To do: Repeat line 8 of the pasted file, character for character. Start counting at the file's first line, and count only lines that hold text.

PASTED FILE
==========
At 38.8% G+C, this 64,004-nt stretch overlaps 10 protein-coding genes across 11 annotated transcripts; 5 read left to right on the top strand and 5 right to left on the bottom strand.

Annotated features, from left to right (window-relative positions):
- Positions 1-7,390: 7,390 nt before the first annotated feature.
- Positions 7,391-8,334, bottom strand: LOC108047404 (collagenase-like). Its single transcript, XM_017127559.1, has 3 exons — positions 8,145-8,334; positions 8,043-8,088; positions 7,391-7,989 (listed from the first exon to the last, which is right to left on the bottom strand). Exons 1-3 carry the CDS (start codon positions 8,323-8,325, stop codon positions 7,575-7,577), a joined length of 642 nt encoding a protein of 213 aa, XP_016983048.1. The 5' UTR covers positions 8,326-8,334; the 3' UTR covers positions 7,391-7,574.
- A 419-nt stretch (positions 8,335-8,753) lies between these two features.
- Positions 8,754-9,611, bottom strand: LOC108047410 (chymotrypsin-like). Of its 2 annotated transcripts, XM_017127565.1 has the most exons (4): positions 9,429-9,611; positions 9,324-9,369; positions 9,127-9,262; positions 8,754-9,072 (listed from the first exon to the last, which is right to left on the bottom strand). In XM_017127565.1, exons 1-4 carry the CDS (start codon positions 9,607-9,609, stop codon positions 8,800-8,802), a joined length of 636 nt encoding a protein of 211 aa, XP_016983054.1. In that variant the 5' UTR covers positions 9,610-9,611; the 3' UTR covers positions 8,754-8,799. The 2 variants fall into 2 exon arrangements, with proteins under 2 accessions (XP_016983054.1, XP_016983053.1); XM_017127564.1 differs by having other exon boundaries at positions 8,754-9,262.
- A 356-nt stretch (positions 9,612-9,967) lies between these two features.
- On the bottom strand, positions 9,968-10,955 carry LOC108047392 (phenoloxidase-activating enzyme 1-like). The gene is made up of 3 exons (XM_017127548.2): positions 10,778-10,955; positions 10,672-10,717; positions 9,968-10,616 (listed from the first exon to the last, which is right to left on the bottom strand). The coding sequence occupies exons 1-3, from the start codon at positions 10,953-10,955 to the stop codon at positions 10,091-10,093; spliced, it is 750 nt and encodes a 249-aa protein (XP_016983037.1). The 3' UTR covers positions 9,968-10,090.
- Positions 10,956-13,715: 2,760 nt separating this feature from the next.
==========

- On the bottom strand, positions 9,968-10,955 carry LOC108047392 (phenoloxidase-activating enzyme 1-like). The gene is made up of 3 exons (XM_017127548.2): positions 10,778-10,955; positions 10,672-10,717; positions 9,968-10,616 (listed from the first exon to the last, which is right to left on the bottom strand). The coding sequence occupies exons 1-3, from the start codon at positions 10,953-10,955 to the stop codon at positions 10,091-10,093; spliced, it is 750 nt and encodes a 249-aa protein (XP_016983037.1). The 3' UTR covers positions 9,968-10,090.